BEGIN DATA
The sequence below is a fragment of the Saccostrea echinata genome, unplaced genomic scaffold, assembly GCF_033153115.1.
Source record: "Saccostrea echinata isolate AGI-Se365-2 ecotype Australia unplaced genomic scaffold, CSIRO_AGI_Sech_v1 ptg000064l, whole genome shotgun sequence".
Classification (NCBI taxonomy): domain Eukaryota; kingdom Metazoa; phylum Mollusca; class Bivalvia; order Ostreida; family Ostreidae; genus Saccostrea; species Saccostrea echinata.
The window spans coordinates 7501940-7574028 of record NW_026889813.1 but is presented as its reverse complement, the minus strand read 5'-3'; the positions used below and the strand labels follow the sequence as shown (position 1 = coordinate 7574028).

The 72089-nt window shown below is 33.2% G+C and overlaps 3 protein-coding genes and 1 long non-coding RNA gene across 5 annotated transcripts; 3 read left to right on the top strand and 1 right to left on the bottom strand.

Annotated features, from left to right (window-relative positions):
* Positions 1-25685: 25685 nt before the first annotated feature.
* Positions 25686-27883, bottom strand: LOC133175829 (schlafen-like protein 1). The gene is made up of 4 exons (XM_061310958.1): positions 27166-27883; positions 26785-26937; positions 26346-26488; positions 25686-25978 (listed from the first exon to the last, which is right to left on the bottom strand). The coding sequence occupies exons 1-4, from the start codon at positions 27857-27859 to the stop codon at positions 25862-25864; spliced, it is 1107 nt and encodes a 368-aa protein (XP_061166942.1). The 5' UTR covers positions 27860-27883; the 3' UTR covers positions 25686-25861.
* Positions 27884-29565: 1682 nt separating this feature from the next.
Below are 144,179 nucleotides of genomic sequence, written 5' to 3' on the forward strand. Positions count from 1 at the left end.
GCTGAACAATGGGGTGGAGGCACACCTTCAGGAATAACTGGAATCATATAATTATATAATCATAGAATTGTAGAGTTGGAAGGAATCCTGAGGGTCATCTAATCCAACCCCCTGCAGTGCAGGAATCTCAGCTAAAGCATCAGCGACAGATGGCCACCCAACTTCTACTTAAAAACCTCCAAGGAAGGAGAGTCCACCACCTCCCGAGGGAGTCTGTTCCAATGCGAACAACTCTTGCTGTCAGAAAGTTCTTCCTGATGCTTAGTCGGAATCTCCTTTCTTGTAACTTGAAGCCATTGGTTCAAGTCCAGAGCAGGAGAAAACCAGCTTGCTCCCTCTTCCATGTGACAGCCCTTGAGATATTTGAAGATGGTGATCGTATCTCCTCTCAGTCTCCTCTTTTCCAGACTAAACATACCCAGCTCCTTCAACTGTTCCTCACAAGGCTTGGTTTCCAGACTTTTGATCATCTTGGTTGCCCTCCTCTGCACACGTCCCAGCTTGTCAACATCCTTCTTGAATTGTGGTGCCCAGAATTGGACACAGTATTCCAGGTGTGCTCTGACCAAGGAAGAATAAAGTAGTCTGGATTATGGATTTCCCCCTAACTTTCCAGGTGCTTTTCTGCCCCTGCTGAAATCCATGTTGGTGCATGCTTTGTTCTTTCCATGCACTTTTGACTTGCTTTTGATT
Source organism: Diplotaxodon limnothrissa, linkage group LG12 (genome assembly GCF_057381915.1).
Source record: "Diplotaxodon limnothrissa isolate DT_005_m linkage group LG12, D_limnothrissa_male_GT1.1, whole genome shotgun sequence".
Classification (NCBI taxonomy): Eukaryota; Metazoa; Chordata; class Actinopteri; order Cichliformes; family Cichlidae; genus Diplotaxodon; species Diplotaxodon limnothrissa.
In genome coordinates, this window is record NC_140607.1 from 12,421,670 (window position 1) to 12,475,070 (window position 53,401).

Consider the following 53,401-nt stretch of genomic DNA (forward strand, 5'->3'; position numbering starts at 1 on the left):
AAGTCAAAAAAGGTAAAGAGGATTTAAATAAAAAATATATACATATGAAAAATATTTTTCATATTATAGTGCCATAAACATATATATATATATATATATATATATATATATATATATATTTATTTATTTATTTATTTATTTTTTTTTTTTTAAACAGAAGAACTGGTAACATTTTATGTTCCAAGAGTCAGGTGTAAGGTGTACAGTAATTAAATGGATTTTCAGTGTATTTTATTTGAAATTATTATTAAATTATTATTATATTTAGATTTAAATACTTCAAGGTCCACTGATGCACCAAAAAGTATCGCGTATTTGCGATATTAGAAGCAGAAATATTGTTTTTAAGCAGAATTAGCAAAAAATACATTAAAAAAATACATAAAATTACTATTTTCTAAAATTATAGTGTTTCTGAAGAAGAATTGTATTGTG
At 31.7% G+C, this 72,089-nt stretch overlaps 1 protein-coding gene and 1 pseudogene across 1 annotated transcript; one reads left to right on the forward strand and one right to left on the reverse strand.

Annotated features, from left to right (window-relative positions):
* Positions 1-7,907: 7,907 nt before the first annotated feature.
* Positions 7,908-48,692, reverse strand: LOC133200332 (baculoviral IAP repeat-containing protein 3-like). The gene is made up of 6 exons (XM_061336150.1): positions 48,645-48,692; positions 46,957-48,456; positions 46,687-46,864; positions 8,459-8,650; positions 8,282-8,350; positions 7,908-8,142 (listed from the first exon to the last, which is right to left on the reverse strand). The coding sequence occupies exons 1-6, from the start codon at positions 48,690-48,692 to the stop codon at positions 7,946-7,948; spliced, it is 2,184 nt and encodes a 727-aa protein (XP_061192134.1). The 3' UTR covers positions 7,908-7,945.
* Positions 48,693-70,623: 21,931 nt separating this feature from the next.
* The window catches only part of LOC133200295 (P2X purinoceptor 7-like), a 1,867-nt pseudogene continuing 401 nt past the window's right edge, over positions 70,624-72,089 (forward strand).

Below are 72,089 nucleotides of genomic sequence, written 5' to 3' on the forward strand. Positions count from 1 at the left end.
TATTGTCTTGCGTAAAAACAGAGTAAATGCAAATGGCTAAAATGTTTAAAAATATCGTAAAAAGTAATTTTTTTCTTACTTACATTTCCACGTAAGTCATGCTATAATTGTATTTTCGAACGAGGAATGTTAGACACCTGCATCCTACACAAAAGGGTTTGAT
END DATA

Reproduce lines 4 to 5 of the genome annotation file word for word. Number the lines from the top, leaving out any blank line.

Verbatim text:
The window spans coordinates 7501940-7574028 of record NW_026889813.1 but is presented as its reverse complement, the minus strand read 5'-3'; the positions used below and the strand labels follow the sequence as shown (position 1 = coordinate 7574028).

The 72089-nt window shown below is 33.2% G+C and overlaps 3 protein-coding genes and 1 long non-coding RNA gene across 5 annotated transcripts; 3 read left to right on the top strand and 1 right to left on the bottom strand.